Iraqi Kurdistan’s oil exports cut by more than half
Iraqi Kurdistan's oil exports were more than halved on Wednesday in the first major supply disruption since the independence referendum last month, as Iraq's military retook some of the biggest fields from the Peshmerga forces.
Kurdish oil exports from the Mediterranean port of Ceyhan dropped to just 225,000 barrels per day on Wednesday, compared with normal flows of 600,000 bpd, with both Kurdish and Iraqi sources citing technical glitches in the Kirkuk area.
The area came under the control of Iraqi military on Tuesday for the first time since 2015, effectively halving the amount of production under Erbil's direct control.
Two Iraqi oil officials said operations were halted at six pumping stations at the Avana and Bai Hassan oil fields, taking out about 350,000 bpd of production.
One official said normal operations were due to resume in the next 24 hours.
Iraqi Prime Minister Haider al-Abadi ordered the advance on the two fields in the wake of the independence referendum by the semi-autonomous Kurdish region last month.
Turkey has several times threatened to halt flows through the Kurdish pipeline because of the referendum. Baghdad also depends on the pipeline for some exports as its own pipeline has been down for several years.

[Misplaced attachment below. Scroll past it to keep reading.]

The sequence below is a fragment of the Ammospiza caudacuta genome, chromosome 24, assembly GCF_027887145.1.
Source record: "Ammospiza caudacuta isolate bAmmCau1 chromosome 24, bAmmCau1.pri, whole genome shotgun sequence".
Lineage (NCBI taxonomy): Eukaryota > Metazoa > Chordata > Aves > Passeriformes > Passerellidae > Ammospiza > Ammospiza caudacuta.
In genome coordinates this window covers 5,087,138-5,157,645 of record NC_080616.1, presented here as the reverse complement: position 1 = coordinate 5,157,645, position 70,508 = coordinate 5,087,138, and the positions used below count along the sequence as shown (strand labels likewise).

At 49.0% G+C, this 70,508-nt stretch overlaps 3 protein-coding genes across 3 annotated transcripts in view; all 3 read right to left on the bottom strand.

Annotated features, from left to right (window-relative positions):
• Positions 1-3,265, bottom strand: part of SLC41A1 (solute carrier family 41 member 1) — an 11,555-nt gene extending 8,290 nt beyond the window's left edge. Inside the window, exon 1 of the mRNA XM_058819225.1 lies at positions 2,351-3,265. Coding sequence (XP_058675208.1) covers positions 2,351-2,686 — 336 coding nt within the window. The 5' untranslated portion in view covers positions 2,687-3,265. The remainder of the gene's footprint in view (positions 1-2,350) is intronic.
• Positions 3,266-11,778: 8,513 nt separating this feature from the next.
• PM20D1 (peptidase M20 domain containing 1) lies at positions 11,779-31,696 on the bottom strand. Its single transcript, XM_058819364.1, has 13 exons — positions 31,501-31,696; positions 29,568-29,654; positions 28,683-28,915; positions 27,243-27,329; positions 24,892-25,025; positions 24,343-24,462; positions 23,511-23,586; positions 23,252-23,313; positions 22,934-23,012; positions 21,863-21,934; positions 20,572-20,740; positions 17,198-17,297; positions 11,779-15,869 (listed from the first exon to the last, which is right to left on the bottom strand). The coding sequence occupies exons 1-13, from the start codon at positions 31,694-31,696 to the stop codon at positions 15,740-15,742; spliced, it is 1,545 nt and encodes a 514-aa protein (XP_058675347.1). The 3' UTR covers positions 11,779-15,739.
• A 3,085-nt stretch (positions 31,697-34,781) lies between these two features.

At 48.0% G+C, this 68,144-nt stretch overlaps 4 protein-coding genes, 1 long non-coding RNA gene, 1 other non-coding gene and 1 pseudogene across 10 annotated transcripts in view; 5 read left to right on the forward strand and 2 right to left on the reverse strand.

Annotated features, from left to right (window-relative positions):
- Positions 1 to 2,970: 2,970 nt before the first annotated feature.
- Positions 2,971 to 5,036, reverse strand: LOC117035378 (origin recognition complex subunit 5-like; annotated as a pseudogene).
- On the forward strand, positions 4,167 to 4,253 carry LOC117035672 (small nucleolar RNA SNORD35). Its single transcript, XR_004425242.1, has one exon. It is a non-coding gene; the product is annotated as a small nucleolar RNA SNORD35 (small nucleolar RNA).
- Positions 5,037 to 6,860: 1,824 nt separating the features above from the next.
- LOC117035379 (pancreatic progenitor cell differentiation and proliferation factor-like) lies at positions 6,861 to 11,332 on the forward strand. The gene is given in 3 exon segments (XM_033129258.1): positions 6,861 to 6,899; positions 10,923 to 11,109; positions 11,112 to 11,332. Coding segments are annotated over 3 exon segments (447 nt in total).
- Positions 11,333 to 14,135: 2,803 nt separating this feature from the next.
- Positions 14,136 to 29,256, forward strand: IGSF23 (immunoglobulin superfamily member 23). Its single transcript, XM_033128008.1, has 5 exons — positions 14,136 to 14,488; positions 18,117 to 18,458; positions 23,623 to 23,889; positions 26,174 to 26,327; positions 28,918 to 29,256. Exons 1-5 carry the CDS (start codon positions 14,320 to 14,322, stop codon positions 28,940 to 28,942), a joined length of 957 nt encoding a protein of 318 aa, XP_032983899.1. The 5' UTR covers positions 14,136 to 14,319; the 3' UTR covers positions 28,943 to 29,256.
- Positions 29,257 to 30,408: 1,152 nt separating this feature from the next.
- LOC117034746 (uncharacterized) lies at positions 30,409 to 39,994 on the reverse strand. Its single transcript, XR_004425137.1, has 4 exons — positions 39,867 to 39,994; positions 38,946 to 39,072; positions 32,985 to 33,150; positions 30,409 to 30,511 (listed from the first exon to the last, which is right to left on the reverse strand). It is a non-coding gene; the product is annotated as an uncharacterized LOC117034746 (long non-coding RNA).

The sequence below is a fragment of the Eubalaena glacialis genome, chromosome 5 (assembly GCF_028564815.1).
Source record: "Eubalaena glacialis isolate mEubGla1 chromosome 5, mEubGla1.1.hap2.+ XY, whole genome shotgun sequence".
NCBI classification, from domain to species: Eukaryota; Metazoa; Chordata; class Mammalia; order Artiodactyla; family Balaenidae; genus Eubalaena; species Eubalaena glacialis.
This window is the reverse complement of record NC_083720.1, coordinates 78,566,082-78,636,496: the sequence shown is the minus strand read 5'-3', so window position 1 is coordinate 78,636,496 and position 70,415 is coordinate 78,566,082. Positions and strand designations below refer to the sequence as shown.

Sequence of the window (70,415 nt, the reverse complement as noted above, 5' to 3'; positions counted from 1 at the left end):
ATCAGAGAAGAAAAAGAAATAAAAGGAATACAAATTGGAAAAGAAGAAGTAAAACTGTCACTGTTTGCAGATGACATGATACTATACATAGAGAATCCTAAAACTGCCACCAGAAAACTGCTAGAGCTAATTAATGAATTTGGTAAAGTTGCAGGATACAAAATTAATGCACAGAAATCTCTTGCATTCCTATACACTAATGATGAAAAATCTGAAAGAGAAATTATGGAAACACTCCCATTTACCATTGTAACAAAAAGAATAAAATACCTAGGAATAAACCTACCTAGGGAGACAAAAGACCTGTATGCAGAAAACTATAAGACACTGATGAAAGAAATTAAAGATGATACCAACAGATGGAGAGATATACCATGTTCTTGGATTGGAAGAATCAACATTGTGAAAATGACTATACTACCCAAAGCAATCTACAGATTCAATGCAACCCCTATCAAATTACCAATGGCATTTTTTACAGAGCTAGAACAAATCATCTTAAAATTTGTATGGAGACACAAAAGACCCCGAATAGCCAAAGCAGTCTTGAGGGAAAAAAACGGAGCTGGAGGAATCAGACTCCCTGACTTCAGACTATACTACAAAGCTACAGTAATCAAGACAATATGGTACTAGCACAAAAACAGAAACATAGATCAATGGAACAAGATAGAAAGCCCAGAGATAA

The crude flows to the international market via the Mediterranean Turkish port of Ceyhan. The main lifters of the oil are trading houses Vitol, Petraco, Glencore and most recently Russia's Rosneft via pre-financing deals.
The head of trading house Vitol said on Wednesday he hoped infrastructure would be protected amid the spike in tensions, although exports may still drop in the weeks to come.
Despite quickly changing events in Kurdistan, Russia’s Rosneft on Wednesday said it had signed a deal with the government of Kurdistan to put into force production sharing agreements on five oil blocks in the region - a $400m investment.
Rosneft has previously loaned Kurdistan $1.2bn guaranteed by oil sales and is seeking to help Erbil build two major oil and gas pipelines as part of President Vladimir Putin's drive to regain influence in the Middle East.